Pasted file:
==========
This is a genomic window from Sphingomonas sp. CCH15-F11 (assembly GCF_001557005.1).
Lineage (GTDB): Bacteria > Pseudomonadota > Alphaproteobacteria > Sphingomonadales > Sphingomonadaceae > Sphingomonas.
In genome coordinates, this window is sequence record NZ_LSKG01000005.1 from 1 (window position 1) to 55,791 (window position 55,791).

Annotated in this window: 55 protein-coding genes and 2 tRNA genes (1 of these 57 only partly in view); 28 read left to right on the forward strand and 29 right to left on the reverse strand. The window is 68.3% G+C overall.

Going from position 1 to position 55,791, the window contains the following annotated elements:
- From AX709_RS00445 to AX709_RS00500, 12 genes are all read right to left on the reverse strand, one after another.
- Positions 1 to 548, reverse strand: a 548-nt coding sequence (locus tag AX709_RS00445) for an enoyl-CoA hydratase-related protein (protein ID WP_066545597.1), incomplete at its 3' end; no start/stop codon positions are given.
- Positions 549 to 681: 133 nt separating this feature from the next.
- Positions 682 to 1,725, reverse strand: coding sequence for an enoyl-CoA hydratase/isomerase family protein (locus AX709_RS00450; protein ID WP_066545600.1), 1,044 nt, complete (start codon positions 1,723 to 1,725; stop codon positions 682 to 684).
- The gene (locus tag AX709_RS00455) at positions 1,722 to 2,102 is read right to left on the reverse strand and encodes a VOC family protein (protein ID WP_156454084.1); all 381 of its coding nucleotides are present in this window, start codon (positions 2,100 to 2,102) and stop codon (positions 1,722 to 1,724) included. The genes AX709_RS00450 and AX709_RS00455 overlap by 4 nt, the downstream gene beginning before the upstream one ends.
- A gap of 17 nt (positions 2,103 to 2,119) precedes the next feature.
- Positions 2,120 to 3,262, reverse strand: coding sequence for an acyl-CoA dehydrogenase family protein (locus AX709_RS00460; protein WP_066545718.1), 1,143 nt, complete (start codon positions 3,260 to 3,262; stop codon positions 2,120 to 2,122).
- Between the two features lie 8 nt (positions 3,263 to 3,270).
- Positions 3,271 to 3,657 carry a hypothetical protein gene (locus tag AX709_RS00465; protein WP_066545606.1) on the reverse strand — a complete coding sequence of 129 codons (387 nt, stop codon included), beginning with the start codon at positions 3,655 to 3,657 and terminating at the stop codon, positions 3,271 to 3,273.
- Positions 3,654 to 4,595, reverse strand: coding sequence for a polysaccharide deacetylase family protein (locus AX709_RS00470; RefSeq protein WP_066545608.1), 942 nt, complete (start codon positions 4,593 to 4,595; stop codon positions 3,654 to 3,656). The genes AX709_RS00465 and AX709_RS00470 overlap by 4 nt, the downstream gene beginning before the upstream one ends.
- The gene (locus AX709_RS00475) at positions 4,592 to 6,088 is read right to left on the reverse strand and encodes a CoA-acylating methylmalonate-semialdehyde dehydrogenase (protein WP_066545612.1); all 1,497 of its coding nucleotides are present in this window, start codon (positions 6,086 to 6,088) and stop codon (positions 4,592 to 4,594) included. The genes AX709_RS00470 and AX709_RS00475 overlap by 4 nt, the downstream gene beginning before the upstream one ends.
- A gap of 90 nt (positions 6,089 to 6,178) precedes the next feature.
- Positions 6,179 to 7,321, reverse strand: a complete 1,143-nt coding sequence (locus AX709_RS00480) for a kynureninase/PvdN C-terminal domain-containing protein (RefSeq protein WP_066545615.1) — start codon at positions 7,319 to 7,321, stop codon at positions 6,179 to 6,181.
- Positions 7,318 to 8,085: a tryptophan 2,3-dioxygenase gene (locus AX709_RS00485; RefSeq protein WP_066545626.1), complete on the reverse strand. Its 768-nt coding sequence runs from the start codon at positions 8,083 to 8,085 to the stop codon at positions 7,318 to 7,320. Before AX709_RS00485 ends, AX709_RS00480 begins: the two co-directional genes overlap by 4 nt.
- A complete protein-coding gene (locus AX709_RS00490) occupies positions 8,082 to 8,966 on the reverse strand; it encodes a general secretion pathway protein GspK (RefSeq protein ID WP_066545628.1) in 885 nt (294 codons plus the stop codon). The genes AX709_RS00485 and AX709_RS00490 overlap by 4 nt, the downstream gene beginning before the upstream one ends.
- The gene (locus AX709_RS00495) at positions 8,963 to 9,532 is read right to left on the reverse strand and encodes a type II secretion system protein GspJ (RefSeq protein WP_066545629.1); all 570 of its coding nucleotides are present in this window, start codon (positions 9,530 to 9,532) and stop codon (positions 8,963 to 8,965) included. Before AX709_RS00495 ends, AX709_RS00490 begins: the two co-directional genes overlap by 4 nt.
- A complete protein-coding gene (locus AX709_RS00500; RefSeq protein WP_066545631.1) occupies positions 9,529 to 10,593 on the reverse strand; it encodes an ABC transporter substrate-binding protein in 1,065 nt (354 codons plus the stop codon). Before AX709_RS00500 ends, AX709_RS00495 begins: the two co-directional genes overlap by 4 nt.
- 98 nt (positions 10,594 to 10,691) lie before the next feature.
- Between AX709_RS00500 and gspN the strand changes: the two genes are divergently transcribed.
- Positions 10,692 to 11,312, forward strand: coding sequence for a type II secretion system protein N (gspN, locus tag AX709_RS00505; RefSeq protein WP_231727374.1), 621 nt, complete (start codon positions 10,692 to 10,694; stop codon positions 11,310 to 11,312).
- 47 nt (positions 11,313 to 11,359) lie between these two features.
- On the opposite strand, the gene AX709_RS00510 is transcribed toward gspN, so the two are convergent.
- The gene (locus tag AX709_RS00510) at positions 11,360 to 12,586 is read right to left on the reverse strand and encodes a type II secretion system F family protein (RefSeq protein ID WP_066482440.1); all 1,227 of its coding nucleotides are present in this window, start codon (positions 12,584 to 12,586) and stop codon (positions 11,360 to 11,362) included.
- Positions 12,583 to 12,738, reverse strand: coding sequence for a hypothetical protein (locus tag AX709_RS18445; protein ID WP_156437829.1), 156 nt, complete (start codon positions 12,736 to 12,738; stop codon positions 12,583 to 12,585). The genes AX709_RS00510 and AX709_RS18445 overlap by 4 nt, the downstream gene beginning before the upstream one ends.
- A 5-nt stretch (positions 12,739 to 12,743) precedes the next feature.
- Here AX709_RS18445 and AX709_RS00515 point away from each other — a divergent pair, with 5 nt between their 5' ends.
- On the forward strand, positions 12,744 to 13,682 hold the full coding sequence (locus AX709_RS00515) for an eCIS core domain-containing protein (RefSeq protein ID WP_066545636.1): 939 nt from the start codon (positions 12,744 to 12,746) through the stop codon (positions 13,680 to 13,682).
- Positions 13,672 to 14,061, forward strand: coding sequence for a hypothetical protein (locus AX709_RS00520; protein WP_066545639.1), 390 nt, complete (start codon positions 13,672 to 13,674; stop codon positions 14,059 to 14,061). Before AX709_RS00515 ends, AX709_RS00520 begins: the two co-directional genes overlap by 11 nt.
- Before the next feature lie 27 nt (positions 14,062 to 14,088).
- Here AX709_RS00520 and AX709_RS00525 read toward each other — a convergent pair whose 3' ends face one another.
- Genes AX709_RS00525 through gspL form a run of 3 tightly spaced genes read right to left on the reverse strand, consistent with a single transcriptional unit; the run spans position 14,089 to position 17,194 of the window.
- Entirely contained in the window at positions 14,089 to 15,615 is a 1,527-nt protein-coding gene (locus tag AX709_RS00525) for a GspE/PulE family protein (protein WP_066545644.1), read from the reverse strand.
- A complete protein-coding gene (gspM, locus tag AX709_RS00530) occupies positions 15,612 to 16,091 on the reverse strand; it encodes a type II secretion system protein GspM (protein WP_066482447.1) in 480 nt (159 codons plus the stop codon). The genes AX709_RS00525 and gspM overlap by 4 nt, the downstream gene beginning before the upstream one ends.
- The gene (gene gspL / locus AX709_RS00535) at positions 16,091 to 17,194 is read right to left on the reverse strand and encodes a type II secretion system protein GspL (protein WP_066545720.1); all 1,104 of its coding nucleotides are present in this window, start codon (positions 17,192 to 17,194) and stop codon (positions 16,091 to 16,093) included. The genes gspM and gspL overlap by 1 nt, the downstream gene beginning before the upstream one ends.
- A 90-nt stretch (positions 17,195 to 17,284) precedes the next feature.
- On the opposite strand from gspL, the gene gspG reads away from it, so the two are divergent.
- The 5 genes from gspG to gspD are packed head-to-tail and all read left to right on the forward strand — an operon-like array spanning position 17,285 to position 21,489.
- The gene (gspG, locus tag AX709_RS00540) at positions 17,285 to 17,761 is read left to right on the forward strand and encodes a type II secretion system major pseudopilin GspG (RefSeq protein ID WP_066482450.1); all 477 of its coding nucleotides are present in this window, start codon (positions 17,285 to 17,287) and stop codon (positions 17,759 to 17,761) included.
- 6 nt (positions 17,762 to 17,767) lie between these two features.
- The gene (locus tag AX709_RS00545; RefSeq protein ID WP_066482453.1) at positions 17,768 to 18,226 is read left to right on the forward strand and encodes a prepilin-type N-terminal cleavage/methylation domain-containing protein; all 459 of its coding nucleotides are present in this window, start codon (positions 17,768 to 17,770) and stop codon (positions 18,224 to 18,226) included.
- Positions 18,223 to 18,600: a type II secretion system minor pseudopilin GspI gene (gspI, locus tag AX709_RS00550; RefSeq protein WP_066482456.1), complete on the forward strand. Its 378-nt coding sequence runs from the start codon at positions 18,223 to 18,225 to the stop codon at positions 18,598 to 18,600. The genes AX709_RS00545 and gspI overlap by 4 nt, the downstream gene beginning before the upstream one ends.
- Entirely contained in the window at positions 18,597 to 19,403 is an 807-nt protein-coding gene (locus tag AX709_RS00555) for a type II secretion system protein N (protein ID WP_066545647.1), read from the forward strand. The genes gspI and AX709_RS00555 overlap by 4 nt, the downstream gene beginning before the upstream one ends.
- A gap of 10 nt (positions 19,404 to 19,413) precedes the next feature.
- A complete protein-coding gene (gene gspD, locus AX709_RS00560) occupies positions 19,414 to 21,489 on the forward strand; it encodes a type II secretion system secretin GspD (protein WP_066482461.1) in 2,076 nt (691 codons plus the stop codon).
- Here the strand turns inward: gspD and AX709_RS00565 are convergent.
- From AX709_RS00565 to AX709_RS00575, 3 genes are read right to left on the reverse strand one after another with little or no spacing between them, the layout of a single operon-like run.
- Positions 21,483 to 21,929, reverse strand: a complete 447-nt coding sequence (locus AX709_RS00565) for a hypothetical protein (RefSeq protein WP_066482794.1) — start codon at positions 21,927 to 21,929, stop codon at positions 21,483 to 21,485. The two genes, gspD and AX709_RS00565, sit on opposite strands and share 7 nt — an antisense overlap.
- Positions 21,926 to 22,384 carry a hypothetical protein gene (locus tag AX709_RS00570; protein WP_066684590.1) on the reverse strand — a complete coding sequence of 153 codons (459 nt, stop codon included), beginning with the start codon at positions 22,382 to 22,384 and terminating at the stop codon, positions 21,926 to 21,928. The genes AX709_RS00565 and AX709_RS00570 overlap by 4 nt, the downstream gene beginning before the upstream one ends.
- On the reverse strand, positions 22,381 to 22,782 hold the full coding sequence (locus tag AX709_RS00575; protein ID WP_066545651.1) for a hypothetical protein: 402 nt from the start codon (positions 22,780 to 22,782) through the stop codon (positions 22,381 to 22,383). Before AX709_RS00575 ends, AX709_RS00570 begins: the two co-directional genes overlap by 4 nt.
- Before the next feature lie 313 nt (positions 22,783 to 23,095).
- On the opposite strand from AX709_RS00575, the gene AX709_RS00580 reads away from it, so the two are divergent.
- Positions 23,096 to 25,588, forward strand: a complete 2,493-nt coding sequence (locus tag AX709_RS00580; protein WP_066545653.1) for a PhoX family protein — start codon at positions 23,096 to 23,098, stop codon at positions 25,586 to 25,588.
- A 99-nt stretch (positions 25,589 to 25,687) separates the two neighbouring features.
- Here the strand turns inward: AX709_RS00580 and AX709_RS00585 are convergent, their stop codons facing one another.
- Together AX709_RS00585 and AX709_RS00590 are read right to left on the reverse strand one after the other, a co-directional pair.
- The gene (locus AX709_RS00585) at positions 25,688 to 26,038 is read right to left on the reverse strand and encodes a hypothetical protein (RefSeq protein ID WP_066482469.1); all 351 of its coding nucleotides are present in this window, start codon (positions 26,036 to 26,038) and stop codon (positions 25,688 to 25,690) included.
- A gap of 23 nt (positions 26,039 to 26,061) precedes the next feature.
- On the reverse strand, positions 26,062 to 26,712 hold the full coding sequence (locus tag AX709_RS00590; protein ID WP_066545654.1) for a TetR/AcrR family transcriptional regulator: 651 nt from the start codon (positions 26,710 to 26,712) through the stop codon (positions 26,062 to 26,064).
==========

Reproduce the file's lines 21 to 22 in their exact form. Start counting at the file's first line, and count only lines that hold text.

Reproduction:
- The gene (locus AX709_RS00495) at positions 8,963 to 9,532 is read right to left on the reverse strand and encodes a type II secretion system protein GspJ (RefSeq protein WP_066545629.1); all 570 of its coding nucleotides are present in this window, start codon (positions 9,530 to 9,532) and stop codon (positions 8,963 to 8,965) included. Before AX709_RS00495 ends, AX709_RS00490 begins: the two co-directional genes overlap by 4 nt.
- A complete protein-coding gene (locus AX709_RS00500; RefSeq protein WP_066545631.1) occupies positions 9,529 to 10,593 on the reverse strand; it encodes an ABC transporter substrate-binding protein in 1,065 nt (354 codons plus the stop codon). Before AX709_RS00500 ends, AX709_RS00495 begins: the two co-directional genes overlap by 4 nt.